Enough is Enough!

It started with our loopy ex-Lieutenant Governor Betsy McCaughey, then spread to Palin and Boehner. After a quiet several months, conservative columnist Cal Thomas is again raising the fear-mongering flag of “death panels” (cue the scary music!).


What happened? President Obama circumvented the naysayers by adding reimbursement for end-of-life care discussions into Medicare regulatory language, thus taking Congressional approval out of the loop. So today, Thomas warned his readers that doctors will soon be pulling the plug on your loved ones.

As Susan Powter used to say, “Stop the insanity!” Here’s a glimpse of the real world:

I’ve been a practicing doctor for nearly 3 decades, and I have engaged my patients in end-of-life planning discussions the entire time. Why? Because our ability to do things to the human body often outstrips our ability to create any meaningful improvement in quantity or quality of life. This is especially true in geriatrics, where the focus of care shifts from curable diseases to chronic conditions, and the goals favor maximizing comfort, functional competence and overall quality of life.

The vast majority of older people I have worked with are thankful to be asked what they want in the event of future illness. This is done in a non-judgmental way, by asking about personal values and goals, and by providing factual data on possible outcomes without trying to bully the person into one decision or the other. The result is almost always a discussion of what not to start doing, rather than what plugs to pull. (I occasionally remind some of the fanatics that the doctor who’s really “playing God” is the one who tries endlessly to keep a body alive when God is calling it home…)

Most older people choose a path that is something less than “do everything possible”. Some still prefer the full-court press. A good doctor engages them respectfully, answers their questions, and ultimately follows their wishes, whatever they may be (except in unusual instances where pressing forward is clearly medically futile).

This issue is not that doctors want to get rid of old people. The real issue behind reimbursement is that it has long been recognized that not enough doctors engage people in these important discussions while they still have the capacity to direct their own care; it is felt that reimbursing doctors for the time spent in these often protracted conversations will add incentive for them not to skip over this important part of the doctor-patient relationship.

In a system where insurance reimbursement increasingly–and disturbingly–favors invasive procedures over actually talking to patients, this is a welcome trend.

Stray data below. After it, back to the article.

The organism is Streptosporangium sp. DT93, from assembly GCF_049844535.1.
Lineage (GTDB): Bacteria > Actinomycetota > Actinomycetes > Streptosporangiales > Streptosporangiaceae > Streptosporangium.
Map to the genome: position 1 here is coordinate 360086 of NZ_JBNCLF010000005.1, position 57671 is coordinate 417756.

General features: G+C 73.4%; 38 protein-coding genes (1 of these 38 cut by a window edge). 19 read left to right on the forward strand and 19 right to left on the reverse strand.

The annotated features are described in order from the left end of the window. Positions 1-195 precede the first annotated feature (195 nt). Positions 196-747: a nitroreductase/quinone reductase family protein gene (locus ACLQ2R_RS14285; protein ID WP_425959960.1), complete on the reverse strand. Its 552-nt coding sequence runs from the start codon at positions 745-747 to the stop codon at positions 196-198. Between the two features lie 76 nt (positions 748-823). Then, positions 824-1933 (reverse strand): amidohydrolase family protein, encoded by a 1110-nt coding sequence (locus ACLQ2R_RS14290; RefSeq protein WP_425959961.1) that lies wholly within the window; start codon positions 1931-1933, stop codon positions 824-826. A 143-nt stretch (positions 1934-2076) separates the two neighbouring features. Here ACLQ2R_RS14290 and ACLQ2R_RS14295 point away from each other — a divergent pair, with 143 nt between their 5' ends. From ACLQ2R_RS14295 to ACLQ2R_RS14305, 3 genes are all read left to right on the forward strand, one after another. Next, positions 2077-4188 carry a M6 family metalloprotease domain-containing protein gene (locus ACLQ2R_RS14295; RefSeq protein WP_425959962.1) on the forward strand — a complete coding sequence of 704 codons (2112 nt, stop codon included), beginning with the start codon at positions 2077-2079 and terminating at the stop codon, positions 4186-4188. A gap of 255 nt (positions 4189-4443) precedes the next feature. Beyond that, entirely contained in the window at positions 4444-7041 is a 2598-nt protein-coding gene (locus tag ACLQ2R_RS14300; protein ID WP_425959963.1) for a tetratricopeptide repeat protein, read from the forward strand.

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One Response to Enough is Enough!

  1. Karen Overturf says:

    It is kind of crazy, to want to raise a flag over discussions of the normal progression of the life cycle. I can’t imagine anyone who truly believes that doctors are only interested in getting rid of people. Where would the economy be if we “arbitrarily” decided who should live and who should die? The opinion article said that tying reimbursement to advance directives would eventually lead to some bureaucrat trying to make certain decisions for people. I can’t imagine the doctor taking that kind of order seriously! I do think it will lead to making doctors who don’t have that discussion with their patients to do so.

    It’s unfortunate that what many see as a “normal” part of aging, medical interventions, have become so commonplace that they consider death a failure of the system.

    The only really scary thing about this: most people won’t consult a lawyer on the wording, and leave great gaping holes in their end of life wishes. The forms available (at least the ones I’ve seen up to now) are not detailed enough to leave a clear path for action on the part of the family and their medical provider. The best form that could be used would be a “multiple choice” type form with a write in blank.

    The politicization of common sense health care drives me crazy, too. Frankly, I’m tired of hearing about it from the naysayers. I have a feeling that it is more to win an election than to actually “do something” about the bill. Once they get into the individual provisions, I think they’ll leave the bulk of it alone, and improve the parts that need clarification. I hope the media will turn to those who dislike advance directives and ask them, “Have you made an advance directive?” and, on an affirmative answer, “Why? Doesn’t that lead to some bureaucrat making a decision for you?”

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